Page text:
web analytics
July 12, 2014 / 14 Tammuz, 5774
Israel at War: Operation Protective Edge
 
 
At a Glance
Sections
Sponsored Post
Meir Panim's Restaurant in Tiberias Restaurant in Tiberias Enriches Holocaust Survivors’ Wellbeing

The generosity of Mrs. Lee Steinberg of New York helped establish the Meir Panim Free Restaurant in Tiberias.



Being Enmeshed: Insights Into Concurrently Holding On And Letting Go

Cohen-Rabbi-Dovid-M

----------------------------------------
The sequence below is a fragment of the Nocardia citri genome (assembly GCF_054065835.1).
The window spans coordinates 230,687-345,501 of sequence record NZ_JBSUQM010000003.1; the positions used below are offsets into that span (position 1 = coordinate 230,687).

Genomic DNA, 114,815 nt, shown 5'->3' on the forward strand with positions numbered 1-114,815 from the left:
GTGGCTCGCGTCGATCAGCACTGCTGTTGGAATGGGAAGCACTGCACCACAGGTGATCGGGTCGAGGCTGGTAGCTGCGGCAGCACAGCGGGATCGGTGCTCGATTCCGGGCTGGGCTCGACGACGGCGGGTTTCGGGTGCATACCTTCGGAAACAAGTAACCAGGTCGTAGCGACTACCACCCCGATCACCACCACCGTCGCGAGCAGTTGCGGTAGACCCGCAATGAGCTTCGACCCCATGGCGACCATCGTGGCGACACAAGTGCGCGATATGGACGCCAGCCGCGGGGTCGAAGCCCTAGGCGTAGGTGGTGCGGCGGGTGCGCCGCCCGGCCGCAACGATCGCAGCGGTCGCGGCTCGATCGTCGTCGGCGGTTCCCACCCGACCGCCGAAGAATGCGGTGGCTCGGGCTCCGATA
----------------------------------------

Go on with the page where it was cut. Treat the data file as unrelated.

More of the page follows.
I once heard a story about a single man struggling to find a spouse. His main challenge was his insistence that a potential mate permanently welcome his widowed mother into their marital home. A friend suggested that he speak with the great authority, Harav Shlomo Zalman Auerbach zt’l. The man shared with the Rav his delicate predicament. The Rav validated the man’s approach as acceptable. Sometime later, the man met his bashert, the special woman willing to live with his mom. They returned to Rav Shlomo Zalman for his blessing. Surprisingly, the Rav called the man aside and told him that they cannot live with his mother anymore. The young man was shocked. After all, on the previous visit, the Rav had supported his desire to find a woman who would accept their living with his mother. Rav Shlomo Zalman explained that he supported the young man’s exceptional requirement as a test of sorts, to ensure that the young lady he would marry would be a woman of valor, a woman of kindness. But once he had in fact found such a woman, it was imperative, for the sake of the marriage, to exclude the mother from a permanent place in the home.